While North Korea’s ethnic makeup has been homogenous throughout most of its history, the continued presence of religious minorities is closely linked to some of the peculiarities in the country’s unique past. Mahayana Buddhism remains a surprisingly small minority after nearly 500 years of attempts to remove Buddhist influences and promote Confucianist ideals during the Joseon dynasty (1392-1910) until the occupation of Korea by Japan in 1910. While the Japanese authorities tried to promote Buddhism, these efforts did not seem to have any significant impact.
Christianity made rather slow inroads initially: the first Roman Catholic missionary only arrived in Korea in 1785 and for almost 100 years the Joseon rulers largely tried to restrain or even prohibit the spread of Christianity. This changed after 1881, when Korea opened up to western countries and Protestant missionaries and others began to actively proselytise and open schools, hospitals and orphanages. Protestants were active in opposing the Japanese occupation, which may explain some of their growth in the country. Immediately before the start of the Japanese occupation Christian minorities were particularly successful in the northern part of Korea, with the result that by 1945 some 13 per cent of Pyongyang’s population were Christians despite Japanese suppression. There may have been 52,000 Catholics and 200,000 Protestants in North Korea at the end of World War II, but according to official figures only 800 Catholics and 150 Protestants remained in the country by the mid-2000s.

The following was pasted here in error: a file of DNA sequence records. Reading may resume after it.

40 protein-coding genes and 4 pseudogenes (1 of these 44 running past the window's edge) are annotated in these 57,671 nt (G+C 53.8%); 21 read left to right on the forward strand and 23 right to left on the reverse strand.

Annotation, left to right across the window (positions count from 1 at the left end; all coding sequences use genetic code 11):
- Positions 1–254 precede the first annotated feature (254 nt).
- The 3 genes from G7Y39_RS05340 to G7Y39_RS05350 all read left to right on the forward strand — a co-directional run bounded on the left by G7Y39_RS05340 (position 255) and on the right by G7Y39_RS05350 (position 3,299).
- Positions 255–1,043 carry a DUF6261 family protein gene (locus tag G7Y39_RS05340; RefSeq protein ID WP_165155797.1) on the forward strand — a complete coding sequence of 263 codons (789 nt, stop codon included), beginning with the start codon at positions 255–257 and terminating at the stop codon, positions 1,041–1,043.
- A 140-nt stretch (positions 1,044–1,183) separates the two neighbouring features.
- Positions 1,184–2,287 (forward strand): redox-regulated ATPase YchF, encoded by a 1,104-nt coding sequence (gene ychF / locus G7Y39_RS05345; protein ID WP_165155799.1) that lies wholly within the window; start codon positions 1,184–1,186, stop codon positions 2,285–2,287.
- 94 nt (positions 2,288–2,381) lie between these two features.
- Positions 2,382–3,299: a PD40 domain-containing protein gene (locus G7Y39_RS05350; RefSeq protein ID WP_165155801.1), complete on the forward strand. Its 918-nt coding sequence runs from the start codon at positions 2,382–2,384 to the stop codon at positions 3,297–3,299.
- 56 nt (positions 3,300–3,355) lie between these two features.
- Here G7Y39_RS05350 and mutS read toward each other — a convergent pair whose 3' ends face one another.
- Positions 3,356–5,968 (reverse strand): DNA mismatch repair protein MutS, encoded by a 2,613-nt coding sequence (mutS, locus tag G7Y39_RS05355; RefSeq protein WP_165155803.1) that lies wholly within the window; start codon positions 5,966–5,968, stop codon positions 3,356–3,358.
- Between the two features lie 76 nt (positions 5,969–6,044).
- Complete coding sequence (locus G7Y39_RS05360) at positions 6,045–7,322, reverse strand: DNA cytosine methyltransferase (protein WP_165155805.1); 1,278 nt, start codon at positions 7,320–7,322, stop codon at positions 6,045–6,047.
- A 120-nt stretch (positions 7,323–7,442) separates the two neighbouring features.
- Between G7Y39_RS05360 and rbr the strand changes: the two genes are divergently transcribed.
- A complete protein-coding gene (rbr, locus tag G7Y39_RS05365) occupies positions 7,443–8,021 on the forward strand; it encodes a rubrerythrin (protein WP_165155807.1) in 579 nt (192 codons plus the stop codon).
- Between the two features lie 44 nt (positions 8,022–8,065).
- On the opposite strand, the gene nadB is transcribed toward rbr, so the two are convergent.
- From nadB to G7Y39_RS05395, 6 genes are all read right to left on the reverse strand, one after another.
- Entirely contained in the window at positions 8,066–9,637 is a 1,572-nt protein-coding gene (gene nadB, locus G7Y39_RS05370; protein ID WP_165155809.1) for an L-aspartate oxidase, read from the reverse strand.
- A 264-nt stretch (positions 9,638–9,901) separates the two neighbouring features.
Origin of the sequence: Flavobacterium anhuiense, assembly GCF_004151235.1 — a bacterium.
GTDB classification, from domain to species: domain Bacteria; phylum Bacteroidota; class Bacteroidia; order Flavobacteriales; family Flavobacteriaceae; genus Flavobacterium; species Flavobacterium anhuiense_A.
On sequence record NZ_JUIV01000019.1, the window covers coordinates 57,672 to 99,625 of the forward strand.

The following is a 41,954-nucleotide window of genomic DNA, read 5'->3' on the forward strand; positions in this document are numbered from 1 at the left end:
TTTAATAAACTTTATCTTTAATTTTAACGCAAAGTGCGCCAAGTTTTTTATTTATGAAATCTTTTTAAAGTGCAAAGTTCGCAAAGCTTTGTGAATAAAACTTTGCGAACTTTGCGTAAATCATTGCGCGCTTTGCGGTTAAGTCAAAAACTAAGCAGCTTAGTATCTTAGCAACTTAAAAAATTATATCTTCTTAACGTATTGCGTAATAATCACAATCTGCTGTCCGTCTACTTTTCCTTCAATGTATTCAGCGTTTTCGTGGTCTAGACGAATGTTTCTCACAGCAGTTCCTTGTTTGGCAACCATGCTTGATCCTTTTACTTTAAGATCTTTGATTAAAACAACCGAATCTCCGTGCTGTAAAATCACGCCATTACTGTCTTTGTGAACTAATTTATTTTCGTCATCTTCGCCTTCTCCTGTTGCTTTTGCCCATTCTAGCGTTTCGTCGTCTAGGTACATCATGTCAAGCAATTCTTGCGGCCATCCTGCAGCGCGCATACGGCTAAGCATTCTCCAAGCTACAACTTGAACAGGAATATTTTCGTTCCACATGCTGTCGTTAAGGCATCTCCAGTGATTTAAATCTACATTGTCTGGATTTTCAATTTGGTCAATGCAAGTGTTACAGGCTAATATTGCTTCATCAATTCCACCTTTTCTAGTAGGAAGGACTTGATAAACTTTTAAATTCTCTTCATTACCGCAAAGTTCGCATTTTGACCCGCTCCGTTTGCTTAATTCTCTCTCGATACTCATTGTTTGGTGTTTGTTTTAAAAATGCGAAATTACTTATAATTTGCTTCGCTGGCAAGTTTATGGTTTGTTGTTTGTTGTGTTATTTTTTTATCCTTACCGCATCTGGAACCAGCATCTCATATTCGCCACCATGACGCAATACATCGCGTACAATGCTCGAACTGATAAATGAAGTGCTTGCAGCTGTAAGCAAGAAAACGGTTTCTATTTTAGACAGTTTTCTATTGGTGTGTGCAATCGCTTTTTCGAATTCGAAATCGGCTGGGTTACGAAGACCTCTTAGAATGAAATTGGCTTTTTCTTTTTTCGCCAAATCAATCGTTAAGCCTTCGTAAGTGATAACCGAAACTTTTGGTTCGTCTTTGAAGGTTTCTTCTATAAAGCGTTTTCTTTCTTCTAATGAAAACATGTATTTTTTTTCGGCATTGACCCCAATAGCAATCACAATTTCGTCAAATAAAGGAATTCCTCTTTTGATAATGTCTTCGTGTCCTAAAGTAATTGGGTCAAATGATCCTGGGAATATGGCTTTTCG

The beginning of the 20th century saw a number of religious sects begin to form in Korea, one of which was to subsequently become quite widespread. Chondogyo, a syncretic Korean religious movement with roots in peasant uprisings of the previous century, was able to grow substantially in part as a native Korean response to the Japanese occupation.
The rise of communism and the creation of the Democratic People’s Republic of Korea in 1948 have largely meant that only ‘officially sanctioned’ religious activities have been permitted in the country for almost three quarters of a century. North Korea’s brand of communism is also influenced by the application of the ‘Juche’ doctrine in state policy which promotes economic self-sufficiency and self-reliance in defence while demanding citizens’ absolute loyalty to the party and leader.
In the initial period after the creation of North Korea, President Kim Il Sung instituted a policy which in effect led to the elimination of all public religious practice, and by the 1960s all religious minorities were treated in much the same way: there were no Christian churches, Buddhist temples, or Chondogyo places of worship operating. This has also been linked to the Juche doctrine which was promoted by the government as an alternative to traditional religion, and is often seen as opposed to Christianity and Buddhism.